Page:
Thank you for taking the time to have a look at our FAQ. Below we have compiled the most common questions and answers for landlords. If you have any questions or would like more information about anything you see please get in touch with us on 023 9246 7271
If the property is subject to a mortgage, consent is normally required from the lender. Also if you are not the freehold owner of the property, permission is usually required from the freeholder. You should deal with this before instructing us to let your property.
All our tenancies are Assured Shorthold Tenancy agreements for a minimum period of 6 months, but can be longer and up to 3 years subject to negotiation.
From October the 1st 2008 any property being marketed for let must have an Energy Performance Certificate. The document must form part of the marketing material. HPM Estate & Letting Agents can organise this for you. To see an example, Click Here.
You must ensure that any soft furnishings you supply comply with current fire safety regulations. The general standard for furnished property is: White Goods: Cooker, Microwave, Fridge/Freezer, Washing machine
Furniture: Bed(s) and Wardrobes. Chairs and Sofa. Dining Room/Kitchen table and chairs.
Accessories: Utensils, kettle, toaster, mattresses, vacuum cleaner etc
Windows: Blinds or curtains
It is not advisable to leave effects which may be expensive or have sentimental value. More information is contained within our Management Guide and further advice will be given at the appraisal on the benefits of letting UNFURNISHED.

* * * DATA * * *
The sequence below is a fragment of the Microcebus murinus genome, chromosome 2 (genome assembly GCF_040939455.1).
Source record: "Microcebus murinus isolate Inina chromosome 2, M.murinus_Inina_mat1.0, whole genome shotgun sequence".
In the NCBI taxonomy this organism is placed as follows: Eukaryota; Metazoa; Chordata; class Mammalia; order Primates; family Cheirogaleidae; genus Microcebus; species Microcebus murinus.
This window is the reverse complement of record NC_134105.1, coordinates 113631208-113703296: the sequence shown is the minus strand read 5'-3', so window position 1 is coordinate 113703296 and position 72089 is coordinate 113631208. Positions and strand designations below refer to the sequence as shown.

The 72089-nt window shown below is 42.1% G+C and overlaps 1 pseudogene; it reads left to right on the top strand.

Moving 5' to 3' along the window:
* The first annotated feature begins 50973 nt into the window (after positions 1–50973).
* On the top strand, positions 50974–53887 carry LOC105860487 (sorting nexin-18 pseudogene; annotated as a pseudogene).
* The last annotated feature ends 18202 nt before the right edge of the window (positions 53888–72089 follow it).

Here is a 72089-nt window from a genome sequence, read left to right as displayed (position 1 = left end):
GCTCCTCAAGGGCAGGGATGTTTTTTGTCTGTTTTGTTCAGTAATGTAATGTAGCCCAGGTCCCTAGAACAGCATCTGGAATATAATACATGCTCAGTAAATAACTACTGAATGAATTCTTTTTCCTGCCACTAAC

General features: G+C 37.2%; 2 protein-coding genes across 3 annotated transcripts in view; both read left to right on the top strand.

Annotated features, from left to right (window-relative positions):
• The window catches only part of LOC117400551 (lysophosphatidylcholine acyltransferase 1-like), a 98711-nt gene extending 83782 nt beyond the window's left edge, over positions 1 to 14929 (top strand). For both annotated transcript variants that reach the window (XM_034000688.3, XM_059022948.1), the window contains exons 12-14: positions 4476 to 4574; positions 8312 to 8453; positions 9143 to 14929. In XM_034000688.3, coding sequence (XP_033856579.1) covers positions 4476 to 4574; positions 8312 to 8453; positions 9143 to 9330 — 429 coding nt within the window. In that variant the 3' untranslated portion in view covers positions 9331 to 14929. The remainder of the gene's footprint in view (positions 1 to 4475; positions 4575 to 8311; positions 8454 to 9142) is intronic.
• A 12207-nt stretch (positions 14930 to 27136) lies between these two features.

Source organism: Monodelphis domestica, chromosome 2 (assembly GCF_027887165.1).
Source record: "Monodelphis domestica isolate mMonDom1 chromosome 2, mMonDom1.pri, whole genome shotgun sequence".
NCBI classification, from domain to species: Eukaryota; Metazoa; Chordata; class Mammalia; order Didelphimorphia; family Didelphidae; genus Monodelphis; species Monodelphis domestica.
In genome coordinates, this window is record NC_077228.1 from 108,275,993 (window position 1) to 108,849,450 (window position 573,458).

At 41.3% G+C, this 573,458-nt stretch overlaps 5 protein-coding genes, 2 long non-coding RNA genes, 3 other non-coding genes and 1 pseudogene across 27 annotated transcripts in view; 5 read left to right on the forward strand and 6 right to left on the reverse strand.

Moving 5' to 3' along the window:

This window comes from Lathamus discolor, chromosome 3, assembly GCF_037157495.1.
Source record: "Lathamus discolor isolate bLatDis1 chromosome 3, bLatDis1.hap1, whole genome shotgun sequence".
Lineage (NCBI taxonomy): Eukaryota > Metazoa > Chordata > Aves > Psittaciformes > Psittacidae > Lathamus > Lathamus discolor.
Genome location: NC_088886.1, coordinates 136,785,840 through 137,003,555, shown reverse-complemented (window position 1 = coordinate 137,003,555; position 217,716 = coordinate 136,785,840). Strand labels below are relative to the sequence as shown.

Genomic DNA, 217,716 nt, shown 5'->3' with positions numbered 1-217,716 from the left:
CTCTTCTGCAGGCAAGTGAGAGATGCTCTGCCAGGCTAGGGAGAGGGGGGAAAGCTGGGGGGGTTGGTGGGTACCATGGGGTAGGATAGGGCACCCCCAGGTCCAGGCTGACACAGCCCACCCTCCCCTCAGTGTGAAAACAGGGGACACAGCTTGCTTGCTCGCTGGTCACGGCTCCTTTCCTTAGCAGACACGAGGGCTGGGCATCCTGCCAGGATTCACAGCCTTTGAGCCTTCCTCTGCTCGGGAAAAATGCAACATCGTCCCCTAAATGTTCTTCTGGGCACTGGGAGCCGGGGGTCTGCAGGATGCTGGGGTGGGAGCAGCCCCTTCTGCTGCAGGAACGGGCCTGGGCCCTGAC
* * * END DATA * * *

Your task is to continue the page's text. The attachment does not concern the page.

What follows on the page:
The Furniture and Furnishings Fire Safety Regulations 1988 (as amended 1993) requires that all furniture in rented properties must meet the standard. Of particular concern is foam filled or upholstered furniture manufactured between 1950 and 1988. Furniture manufactured before 1950 is exempt and may remain in the property but any other soft furnishings; bedding etc left on the premises should be appropriately labelled.
The Gas Safety - Installation & Use Regulations 1994 (as amended) require all landlords to ensure that all gas appliances or installation pipe work are maintained in a safe condition and that they are inspected annually by an approved GAS SAFE (formally CORGI) contractor. There are requirements for keeping records and issuing certificates to tenants. All tenants must receive the Landlord Gas Safety Certificate at the beginning of a tenancy. This is required in addition to any servicing arrangement which you ay make. We can arrange for the gas safety inspection on your behalf. More information is contained within our Management Guide